Behind every glowing cleanup story in North America or Europe is a story about the transfer of economic activities that created the pollution to some other place, multiplied a thousandfold. Of course there's no industrial pollution in American cities anymore because nobody makes anything in American cities anymore. And yeah, it'd be great if we could clean up the water while there's something left to swim in it.

The success stories are fine and good. Some are due to economic and technological evolution or scarcity, and some have been won by hard political and social activism. Ironically, the feel-good stories* are usually trotted out by opponents of such activism in order to discourage it. Present company included.

* We used to call that a red herring but they all have lead poisoning now, so be careful!
posted by klanawa at 8:05 PM on December 8, 2018 [21 favorites]


Of course there's no industrial pollution in American cities anymore because nobody makes anything in American cities anymore.

The lead in the soil in my DC backyard exceeds 550 ppm - it's still very much here, just now legacy and largely invisible.
posted by ryanshepard at 9:01 PM on December 8, 2018 [11 favorites]


I hope it was clear that that was snark. Of course we're awash in toxicity. You can't even sculpt sea shells without dying anymore.
posted by klanawa at 9:40 PM on December 8, 2018 [3 favorites]


Anticipation: if your parents lived anywhere in the industrialized or industrializing world, it was a hugely more polluted and toxic world than the one we live in now (but for atmospheric carbon dioxide if you regard that as a pollutant). Rivers that we swim and fish in now were poisonous, energy and transportation emissions were sulphurous and (to the extent of leaded gas) neurotoxic. Read about the coal-dust fogs of London and the smog of Los Angeles, for example. If they lived in the non-industrialized world, they were at risk of famines and plagues of the sort that we haven't seen in many years.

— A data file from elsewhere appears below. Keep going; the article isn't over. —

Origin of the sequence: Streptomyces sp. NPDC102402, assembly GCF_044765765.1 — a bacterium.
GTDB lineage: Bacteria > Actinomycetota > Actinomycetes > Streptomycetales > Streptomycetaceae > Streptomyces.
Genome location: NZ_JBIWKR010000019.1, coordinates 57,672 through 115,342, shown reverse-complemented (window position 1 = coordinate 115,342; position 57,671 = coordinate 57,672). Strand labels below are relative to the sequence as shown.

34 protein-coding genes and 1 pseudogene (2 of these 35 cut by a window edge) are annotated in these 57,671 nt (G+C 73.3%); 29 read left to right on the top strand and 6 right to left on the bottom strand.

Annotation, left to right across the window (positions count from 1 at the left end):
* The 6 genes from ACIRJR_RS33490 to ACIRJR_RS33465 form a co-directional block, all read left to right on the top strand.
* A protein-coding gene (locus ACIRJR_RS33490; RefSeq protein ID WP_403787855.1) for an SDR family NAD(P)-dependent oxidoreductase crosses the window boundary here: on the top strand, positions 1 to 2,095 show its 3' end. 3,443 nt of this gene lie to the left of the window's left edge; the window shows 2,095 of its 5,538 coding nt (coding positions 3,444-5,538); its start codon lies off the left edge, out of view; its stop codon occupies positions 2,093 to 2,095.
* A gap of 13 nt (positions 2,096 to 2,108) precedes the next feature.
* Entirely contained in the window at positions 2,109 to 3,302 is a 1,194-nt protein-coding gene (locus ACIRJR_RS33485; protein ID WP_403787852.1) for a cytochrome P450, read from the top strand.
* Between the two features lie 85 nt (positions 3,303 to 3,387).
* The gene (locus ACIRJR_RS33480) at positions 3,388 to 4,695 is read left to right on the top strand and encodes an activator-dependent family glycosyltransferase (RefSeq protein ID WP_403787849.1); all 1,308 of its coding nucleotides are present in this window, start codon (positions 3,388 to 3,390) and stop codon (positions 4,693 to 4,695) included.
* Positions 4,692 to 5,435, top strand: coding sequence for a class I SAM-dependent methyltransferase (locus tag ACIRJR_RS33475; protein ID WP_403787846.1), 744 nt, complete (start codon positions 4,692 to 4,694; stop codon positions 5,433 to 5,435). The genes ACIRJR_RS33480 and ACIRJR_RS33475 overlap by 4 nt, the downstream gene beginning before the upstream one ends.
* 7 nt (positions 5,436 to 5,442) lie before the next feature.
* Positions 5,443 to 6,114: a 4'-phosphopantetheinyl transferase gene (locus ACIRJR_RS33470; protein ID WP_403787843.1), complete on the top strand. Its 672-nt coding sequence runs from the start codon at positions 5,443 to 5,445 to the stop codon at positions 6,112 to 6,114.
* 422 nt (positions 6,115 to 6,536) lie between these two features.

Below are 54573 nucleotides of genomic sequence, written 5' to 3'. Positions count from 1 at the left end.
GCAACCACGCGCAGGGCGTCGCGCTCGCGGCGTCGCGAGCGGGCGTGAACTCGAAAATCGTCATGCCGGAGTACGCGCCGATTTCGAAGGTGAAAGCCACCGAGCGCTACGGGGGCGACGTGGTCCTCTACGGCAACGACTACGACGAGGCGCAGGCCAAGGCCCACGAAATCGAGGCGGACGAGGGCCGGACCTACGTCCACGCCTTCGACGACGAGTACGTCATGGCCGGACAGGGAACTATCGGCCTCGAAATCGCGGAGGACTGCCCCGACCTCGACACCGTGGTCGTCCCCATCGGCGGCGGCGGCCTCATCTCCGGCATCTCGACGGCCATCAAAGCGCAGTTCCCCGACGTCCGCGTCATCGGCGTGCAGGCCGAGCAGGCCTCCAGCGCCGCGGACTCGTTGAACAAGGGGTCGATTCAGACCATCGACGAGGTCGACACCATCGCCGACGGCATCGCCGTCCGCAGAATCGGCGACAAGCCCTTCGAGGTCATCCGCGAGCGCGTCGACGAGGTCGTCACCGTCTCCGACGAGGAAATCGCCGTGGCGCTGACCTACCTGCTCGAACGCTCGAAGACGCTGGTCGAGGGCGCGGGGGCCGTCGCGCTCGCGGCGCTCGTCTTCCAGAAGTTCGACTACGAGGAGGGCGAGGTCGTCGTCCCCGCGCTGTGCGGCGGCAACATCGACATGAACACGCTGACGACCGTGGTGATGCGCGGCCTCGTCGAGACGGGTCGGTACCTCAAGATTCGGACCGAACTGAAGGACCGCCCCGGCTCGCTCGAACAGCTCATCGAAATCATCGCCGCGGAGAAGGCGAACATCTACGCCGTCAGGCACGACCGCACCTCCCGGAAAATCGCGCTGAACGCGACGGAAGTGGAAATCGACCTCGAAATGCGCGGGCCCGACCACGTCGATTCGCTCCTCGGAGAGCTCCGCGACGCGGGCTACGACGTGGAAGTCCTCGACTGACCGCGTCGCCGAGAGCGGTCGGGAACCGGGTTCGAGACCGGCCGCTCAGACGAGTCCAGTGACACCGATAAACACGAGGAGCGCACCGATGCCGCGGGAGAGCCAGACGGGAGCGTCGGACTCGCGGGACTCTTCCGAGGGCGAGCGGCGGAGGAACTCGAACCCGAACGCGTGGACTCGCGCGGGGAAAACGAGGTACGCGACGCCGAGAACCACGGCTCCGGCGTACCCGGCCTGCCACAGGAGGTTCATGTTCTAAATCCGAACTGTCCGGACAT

If the current administration in the US, especially the EPA administrator, has their way, all of this could be back, on top of the additional modern effects of invasive species, habitat fragmentation, and climate change. And yes, all credible scientists do indeed view anthropogenic carbon dioxide emissions as a pollutant.
posted by hydropsyche at 5:45 AM on December 9, 2018


crushingly sad Thanks for the warning; I'll pass. I feel so rotten about the mess my grandbabies are inheriting.
posted by theora55 at 8:26 AM on December 9, 2018


Since 2016 my philosophy has increasingly turned to Pessimism. Not Existentialism, not Nihilism (per se)... Pessimism. On an ontological level.
posted by symbioid at 9:08 AM on December 9, 2018


Enjoy yourself: it's later than you think.
posted by Sheydem-tants at 9:12 AM on December 9, 2018 [2 favorites]


I'm with theora55 in that I'll be giving it a miss, as I can't assimilate any more voids.

However, not wanting to be a massive dick, but knowing full well that this is exactly how it will make me sound, this sort of stuff:

The world that our children and grandchildren will inhabit is one I don't care to contemplate.

I feel so rotten about the mess my grandbabies are inheriting.

Is exactly part of the problem. Having children, especially in the "first" world, is the single worst thing you can do for the planet.
posted by turbid dahlia at 5:59 PM on December 9, 2018 [1 favorite]


It is what it is.

And what it is, is defined by what is absent. It is what it is not.
posted by otherchaz at 10:03 PM on December 9, 2018